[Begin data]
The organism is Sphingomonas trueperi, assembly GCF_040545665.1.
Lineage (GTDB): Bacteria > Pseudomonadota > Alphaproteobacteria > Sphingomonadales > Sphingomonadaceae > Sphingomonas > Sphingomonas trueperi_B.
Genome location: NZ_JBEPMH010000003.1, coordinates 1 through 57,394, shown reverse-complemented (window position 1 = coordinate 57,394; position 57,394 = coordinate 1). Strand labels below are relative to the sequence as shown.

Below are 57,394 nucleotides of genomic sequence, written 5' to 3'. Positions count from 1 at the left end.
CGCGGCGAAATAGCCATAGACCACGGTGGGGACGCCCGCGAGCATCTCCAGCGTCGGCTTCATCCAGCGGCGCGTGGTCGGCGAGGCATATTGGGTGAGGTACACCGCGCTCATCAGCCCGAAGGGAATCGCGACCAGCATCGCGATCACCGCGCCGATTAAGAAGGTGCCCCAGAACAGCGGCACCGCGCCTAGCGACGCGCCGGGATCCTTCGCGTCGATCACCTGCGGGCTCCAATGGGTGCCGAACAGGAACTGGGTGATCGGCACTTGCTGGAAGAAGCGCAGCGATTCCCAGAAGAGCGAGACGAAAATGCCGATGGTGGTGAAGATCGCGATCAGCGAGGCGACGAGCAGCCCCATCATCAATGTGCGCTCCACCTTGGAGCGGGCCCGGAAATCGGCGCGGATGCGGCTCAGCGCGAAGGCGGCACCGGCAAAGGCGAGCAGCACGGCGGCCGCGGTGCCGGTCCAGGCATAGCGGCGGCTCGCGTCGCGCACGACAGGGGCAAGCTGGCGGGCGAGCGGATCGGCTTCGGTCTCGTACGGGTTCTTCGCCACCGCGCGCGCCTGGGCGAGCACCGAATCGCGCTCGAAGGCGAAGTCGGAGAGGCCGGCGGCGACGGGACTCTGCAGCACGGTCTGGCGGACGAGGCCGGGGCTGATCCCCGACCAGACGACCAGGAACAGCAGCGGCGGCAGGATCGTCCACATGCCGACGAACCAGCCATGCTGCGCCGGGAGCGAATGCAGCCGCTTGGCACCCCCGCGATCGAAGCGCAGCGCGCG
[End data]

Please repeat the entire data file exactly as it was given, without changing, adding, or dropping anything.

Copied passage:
The organism is Sphingomonas trueperi, assembly GCF_040545665.1.
Lineage (GTDB): Bacteria > Pseudomonadota > Alphaproteobacteria > Sphingomonadales > Sphingomonadaceae > Sphingomonas > Sphingomonas trueperi_B.
Genome location: NZ_JBEPMH010000003.1, coordinates 1 through 57,394, shown reverse-complemented (window position 1 = coordinate 57,394; position 57,394 = coordinate 1). Strand labels below are relative to the sequence as shown.

Below are 57,394 nucleotides of genomic sequence, written 5' to 3'. Positions count from 1 at the left end.
CGCGGCGAAATAGCCATAGACCACGGTGGGGACGCCCGCGAGCATCTCCAGCGTCGGCTTCATCCAGCGGCGCGTGGTCGGCGAGGCATATTGGGTGAGGTACACCGCGCTCATCAGCCCGAAGGGAATCGCGACCAGCATCGCGATCACCGCGCCGATTAAGAAGGTGCCCCAGAACAGCGGCACCGCGCCTAGCGACGCGCCGGGATCCTTCGCGTCGATCACCTGCGGGCTCCAATGGGTGCCGAACAGGAACTGGGTGATCGGCACTTGCTGGAAGAAGCGCAGCGATTCCCAGAAGAGCGAGACGAAAATGCCGATGGTGGTGAAGATCGCGATCAGCGAGGCGACGAGCAGCCCCATCATCAATGTGCGCTCCACCTTGGAGCGGGCCCGGAAATCGGCGCGGATGCGGCTCAGCGCGAAGGCGGCACCGGCAAAGGCGAGCAGCACGGCGGCCGCGGTGCCGGTCCAGGCATAGCGGCGGCTCGCGTCGCGCACGACAGGGGCAAGCTGGCGGGCGAGCGGATCGGCTTCGGTCTCGTACGGGTTCTTCGCCACCGCGCGCGCCTGGGCGAGCACCGAATCGCGCTCGAAGGCGAAGTCGGAGAGGCCGGCGGCGACGGGACTCTGCAGCACGGTCTGGCGGACGAGGCCGGGGCTGATCCCCGACCAGACGACCAGGAACAGCAGCGGCGGCAGGATCGTCCACATGCCGACGAACCAGCCATGCTGCGCCGGGAGCGAATGCAGCCGCTTGGCACCCCCGCGATCGAAGCGCAGCGCGCG